The sharp drop of over a quarter in the Sixth Form intake in September 2017 will be partially down to the removal of practical vocational courses including the thriving Hair and Beauty Department whose successes can be tracked by Internet searches or from the school website the year before it was closed down. Or the Catering Department, just a year after the grand opening of its Training Kitchen. In both areas, students learned to provide for the public in a very practical way, surely the mark of a truly vocational course, but sadly not fitting Turner Schools’ model of academic excellence for all.
ADMISSION ARRANGEMENTS FOR POST 16 PLACES
Folkestone Academy operates a Sixth Form for a total of 400 students across Years 12 and 13 with 200 places available overall in Year 12. This is the number of places which will be offered on an annual basis to eligible external applicants. 200 spaces are open to Folkestone Academy Year 11 students for a place in Year 12 and who meet the criterion set out below. If fewer than 200 of the Academy’s own Year 11 students successfully transfer into Year 12, additional external students will be admitted until Year 12 meets its capacity of 200. There are academic minimum academic entry requirements for each course available based upon GCSE grades or other measures of prior attainment which will be published on the Academy website or in the 6th Form Prospectus. Students are expected to obtain B grades in subjects they wish to study at A Level. Requirements for admission are the same for both internal and external pupils.
Offers will be made on the basis of predicted performance at GCSE, with the requirement that the above grades are achieved in the final examinations prior to entry to the Sixth Form and the pupil’s three chosen subjects being accommodated on the timetable, in feasible group sizes.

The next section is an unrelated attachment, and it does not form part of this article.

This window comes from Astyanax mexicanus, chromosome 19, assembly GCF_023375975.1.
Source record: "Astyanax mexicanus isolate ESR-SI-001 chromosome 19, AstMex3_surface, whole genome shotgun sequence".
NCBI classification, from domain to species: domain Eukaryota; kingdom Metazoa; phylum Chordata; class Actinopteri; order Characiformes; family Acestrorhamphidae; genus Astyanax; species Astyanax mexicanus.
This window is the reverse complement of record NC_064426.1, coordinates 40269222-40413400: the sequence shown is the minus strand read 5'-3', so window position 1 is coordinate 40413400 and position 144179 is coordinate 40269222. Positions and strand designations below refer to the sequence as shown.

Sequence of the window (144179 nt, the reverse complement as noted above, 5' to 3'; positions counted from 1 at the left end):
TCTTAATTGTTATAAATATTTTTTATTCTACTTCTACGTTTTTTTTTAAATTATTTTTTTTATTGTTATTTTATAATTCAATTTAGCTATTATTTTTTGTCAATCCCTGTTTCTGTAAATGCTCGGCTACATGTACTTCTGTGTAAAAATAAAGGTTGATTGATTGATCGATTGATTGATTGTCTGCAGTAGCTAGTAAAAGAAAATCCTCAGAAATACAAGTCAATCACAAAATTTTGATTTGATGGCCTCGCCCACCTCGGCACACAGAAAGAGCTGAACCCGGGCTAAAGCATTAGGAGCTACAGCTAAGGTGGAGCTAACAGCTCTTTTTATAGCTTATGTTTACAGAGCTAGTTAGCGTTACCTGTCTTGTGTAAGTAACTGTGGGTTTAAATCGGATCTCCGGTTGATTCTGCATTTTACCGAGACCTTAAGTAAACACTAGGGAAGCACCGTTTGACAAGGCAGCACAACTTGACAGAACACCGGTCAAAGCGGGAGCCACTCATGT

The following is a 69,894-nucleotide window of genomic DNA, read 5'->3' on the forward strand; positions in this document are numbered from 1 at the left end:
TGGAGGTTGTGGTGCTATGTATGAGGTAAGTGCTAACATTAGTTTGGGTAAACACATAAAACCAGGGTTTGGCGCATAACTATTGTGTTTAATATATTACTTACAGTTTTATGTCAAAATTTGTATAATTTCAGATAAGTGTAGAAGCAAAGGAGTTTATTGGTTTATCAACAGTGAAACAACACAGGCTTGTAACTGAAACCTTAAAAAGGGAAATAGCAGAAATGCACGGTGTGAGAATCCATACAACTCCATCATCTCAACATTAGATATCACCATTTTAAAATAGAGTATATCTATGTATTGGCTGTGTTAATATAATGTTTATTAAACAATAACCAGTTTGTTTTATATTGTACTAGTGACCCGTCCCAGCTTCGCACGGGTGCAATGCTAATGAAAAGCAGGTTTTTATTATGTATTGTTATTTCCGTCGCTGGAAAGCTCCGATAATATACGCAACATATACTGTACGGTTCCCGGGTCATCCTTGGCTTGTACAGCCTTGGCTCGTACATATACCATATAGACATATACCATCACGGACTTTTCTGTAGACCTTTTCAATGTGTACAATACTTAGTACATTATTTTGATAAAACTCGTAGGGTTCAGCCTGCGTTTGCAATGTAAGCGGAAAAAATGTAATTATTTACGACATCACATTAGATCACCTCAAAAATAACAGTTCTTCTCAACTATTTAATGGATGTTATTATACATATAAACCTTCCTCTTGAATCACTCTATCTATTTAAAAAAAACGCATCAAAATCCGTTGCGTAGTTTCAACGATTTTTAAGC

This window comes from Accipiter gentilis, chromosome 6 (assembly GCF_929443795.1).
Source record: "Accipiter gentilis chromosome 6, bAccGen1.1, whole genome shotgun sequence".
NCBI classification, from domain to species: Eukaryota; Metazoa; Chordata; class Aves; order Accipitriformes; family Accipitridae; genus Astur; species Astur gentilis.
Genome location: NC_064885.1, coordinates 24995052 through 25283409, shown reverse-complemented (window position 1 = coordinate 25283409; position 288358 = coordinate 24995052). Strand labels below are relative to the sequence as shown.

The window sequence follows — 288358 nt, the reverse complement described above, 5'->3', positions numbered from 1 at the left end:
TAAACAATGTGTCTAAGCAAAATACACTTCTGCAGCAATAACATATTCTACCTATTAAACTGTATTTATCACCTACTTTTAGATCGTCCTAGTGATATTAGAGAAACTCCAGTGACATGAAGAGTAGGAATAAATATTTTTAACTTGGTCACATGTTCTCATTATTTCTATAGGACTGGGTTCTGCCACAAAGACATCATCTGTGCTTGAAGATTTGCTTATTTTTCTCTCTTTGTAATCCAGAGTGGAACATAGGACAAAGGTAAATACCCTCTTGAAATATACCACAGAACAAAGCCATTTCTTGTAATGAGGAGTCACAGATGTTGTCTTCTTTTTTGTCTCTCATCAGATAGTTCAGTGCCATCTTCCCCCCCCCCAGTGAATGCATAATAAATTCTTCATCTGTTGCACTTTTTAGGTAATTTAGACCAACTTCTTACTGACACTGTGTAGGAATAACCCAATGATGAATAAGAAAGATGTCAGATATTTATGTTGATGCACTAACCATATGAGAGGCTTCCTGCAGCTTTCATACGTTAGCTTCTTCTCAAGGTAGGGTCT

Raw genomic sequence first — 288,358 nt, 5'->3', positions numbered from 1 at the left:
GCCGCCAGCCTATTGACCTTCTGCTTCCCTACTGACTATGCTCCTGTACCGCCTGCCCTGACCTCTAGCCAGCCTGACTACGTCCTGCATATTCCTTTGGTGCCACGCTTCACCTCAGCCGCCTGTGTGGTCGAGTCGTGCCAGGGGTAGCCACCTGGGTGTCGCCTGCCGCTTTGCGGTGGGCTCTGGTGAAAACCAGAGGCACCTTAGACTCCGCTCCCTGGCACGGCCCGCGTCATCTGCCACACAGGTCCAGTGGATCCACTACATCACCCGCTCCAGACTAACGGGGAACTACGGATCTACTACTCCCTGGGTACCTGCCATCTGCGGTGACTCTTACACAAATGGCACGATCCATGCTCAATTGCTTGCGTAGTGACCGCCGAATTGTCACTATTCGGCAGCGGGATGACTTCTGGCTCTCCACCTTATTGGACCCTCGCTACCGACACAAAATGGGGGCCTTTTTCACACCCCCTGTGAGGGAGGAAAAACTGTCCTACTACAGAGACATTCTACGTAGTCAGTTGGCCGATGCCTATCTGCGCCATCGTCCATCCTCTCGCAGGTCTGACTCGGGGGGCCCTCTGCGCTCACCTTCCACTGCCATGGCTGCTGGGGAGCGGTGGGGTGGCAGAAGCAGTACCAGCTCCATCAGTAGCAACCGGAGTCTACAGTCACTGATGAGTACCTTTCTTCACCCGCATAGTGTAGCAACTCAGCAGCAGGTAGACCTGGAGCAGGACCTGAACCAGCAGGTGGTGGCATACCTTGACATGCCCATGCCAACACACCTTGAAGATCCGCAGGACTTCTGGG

Sentence two tells us that not only are there 200 places available for external students, immediately contradicted by sentence three. There is NO general requirement for performance laid down, although deep in the Sixth Form Prospectus there is a requirement for Level 4 in English and maths. This is immediately contradicted by a proviso that students who do not achieve these grades can be considered after an interview with the Sixth Form Team although it is unlawful according to the Admissions Code of Practice cannot form part of a process on whthere to offer a place.
Just two flaws in this financial analysis. The falling numbers in Post 16 are a direct result of the school cutting out various practical vocational options in its drive to secure more Russell Group University places – although I am not sure how this helps or what is wrong with many other universities, and will be exacerbated by the poor GCSE results. The ‘return to normal numbers’ in Year 7 is mainly due to the entirely predictable opening of the Turner Free School in September 2018, which the Trust must have known about when it took over the school and so can’t blame it on problems with the calculation, or some vague 'inheritance' with its inference of blame on the previous administration.
Intake and 6th Form Staying on
|Year||Intake||Year 11||Year 12||
The facts of the matter could of course have been clarified if Turner Schools had not refused my FOI request for the current figures in each year group of each of its four schools, on the presumably spurious grounds that it was planning to publish all this information some time. The fact that I am not aware of any other school in the country which does this voluntarily does rather cast doubt on the Trust's claimed intention and the matter is now in the hands of the Information Commissioner's Office.